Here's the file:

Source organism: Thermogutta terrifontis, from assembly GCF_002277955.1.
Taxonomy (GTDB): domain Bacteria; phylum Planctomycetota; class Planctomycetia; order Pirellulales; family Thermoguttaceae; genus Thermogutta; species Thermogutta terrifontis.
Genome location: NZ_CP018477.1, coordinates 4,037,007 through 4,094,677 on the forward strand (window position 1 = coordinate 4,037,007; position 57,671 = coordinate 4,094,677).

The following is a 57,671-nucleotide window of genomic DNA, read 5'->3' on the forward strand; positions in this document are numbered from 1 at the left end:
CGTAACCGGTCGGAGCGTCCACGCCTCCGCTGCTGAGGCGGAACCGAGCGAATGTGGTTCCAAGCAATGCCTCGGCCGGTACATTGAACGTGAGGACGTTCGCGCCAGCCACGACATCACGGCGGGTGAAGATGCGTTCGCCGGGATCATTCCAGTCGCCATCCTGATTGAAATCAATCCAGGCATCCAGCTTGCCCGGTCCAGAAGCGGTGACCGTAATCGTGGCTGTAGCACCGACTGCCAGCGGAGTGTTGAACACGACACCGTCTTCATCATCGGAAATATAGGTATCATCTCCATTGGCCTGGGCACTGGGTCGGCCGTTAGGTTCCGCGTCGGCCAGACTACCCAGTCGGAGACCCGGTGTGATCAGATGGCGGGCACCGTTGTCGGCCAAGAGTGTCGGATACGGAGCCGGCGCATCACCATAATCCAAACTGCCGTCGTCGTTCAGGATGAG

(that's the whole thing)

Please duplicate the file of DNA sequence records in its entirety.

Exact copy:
Source organism: Thermogutta terrifontis, from assembly GCF_002277955.1.
Taxonomy (GTDB): domain Bacteria; phylum Planctomycetota; class Planctomycetia; order Pirellulales; family Thermoguttaceae; genus Thermogutta; species Thermogutta terrifontis.
Genome location: NZ_CP018477.1, coordinates 4,037,007 through 4,094,677 on the forward strand (window position 1 = coordinate 4,037,007; position 57,671 = coordinate 4,094,677).

The following is a 57,671-nucleotide window of genomic DNA, read 5'->3' on the forward strand; positions in this document are numbered from 1 at the left end:
CGTAACCGGTCGGAGCGTCCACGCCTCCGCTGCTGAGGCGGAACCGAGCGAATGTGGTTCCAAGCAATGCCTCGGCCGGTACATTGAACGTGAGGACGTTCGCGCCAGCCACGACATCACGGCGGGTGAAGATGCGTTCGCCGGGATCATTCCAGTCGCCATCCTGATTGAAATCAATCCAGGCATCCAGCTTGCCCGGTCCAGAAGCGGTGACCGTAATCGTGGCTGTAGCACCGACTGCCAGCGGAGTGTTGAACACGACACCGTCTTCATCATCGGAAATATAGGTATCATCTCCATTGGCCTGGGCACTGGGTCGGCCGTTAGGTTCCGCGTCGGCCAGACTACCCAGTCGGAGACCCGGTGTGATCAGATGGCGGGCACCGTTGTCGGCCAAGAGTGTCGGATACGGAGCCGGCGCATCACCATAATCCAAACTGCCGTCGTCGTTCAGGATGAG